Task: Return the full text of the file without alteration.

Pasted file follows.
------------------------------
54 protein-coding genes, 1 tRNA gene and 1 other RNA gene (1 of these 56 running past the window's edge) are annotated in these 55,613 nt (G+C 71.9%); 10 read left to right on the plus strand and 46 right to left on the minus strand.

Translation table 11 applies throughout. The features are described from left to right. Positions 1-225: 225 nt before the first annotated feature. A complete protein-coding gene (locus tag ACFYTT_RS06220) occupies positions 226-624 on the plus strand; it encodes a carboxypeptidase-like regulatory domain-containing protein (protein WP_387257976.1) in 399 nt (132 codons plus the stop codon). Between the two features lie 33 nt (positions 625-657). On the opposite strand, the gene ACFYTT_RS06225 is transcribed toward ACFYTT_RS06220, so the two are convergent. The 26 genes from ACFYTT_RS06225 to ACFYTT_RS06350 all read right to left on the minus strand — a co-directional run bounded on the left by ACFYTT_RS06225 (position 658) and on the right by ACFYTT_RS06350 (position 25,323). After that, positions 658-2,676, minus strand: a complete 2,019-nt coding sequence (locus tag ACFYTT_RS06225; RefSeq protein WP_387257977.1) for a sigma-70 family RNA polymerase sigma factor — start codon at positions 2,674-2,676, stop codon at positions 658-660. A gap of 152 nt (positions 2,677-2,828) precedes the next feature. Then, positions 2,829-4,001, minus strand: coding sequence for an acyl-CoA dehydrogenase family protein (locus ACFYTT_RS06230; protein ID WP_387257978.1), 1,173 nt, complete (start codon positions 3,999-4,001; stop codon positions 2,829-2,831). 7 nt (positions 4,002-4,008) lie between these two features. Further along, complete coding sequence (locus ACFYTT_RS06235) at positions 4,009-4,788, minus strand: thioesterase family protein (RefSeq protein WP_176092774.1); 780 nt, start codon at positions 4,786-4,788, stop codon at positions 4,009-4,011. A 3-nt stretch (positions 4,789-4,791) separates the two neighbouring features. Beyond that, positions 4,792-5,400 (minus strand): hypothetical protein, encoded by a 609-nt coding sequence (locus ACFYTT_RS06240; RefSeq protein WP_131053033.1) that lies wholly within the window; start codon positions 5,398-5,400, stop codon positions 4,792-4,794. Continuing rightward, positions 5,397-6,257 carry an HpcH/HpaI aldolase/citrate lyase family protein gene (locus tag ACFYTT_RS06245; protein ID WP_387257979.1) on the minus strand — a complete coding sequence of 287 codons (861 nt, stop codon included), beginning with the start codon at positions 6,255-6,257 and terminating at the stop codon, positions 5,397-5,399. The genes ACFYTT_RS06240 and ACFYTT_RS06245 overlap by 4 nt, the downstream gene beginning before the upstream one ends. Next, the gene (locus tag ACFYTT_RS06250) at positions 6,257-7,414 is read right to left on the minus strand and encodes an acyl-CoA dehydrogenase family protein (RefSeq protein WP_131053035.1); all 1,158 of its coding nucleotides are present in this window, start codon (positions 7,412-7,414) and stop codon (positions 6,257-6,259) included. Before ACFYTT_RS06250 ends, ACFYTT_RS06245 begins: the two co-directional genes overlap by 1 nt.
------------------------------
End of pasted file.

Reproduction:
54 protein-coding genes, 1 tRNA gene and 1 other RNA gene (1 of these 56 running past the window's edge) are annotated in these 55,613 nt (G+C 71.9%); 10 read left to right on the plus strand and 46 right to left on the minus strand.

Translation table 11 applies throughout. The features are described from left to right. Positions 1-225: 225 nt before the first annotated feature. A complete protein-coding gene (locus tag ACFYTT_RS06220) occupies positions 226-624 on the plus strand; it encodes a carboxypeptidase-like regulatory domain-containing protein (protein WP_387257976.1) in 399 nt (132 codons plus the stop codon). Between the two features lie 33 nt (positions 625-657). On the opposite strand, the gene ACFYTT_RS06225 is transcribed toward ACFYTT_RS06220, so the two are convergent. The 26 genes from ACFYTT_RS06225 to ACFYTT_RS06350 all read right to left on the minus strand — a co-directional run bounded on the left by ACFYTT_RS06225 (position 658) and on the right by ACFYTT_RS06350 (position 25,323). After that, positions 658-2,676, minus strand: a complete 2,019-nt coding sequence (locus tag ACFYTT_RS06225; RefSeq protein WP_387257977.1) for a sigma-70 family RNA polymerase sigma factor — start codon at positions 2,674-2,676, stop codon at positions 658-660. A gap of 152 nt (positions 2,677-2,828) precedes the next feature. Then, positions 2,829-4,001, minus strand: coding sequence for an acyl-CoA dehydrogenase family protein (locus ACFYTT_RS06230; protein ID WP_387257978.1), 1,173 nt, complete (start codon positions 3,999-4,001; stop codon positions 2,829-2,831). 7 nt (positions 4,002-4,008) lie between these two features. Further along, complete coding sequence (locus ACFYTT_RS06235) at positions 4,009-4,788, minus strand: thioesterase family protein (RefSeq protein WP_176092774.1); 780 nt, start codon at positions 4,786-4,788, stop codon at positions 4,009-4,011. A 3-nt stretch (positions 4,789-4,791) separates the two neighbouring features. Beyond that, positions 4,792-5,400 (minus strand): hypothetical protein, encoded by a 609-nt coding sequence (locus ACFYTT_RS06240; RefSeq protein WP_131053033.1) that lies wholly within the window; start codon positions 5,398-5,400, stop codon positions 4,792-4,794. Continuing rightward, positions 5,397-6,257 carry an HpcH/HpaI aldolase/citrate lyase family protein gene (locus tag ACFYTT_RS06245; protein ID WP_387257979.1) on the minus strand — a complete coding sequence of 287 codons (861 nt, stop codon included), beginning with the start codon at positions 6,255-6,257 and terminating at the stop codon, positions 5,397-5,399. The genes ACFYTT_RS06240 and ACFYTT_RS06245 overlap by 4 nt, the downstream gene beginning before the upstream one ends. Next, the gene (locus tag ACFYTT_RS06250) at positions 6,257-7,414 is read right to left on the minus strand and encodes an acyl-CoA dehydrogenase family protein (RefSeq protein WP_131053035.1); all 1,158 of its coding nucleotides are present in this window, start codon (positions 7,412-7,414) and stop codon (positions 6,257-6,259) included. Before ACFYTT_RS06250 ends, ACFYTT_RS06245 begins: the two co-directional genes overlap by 1 nt.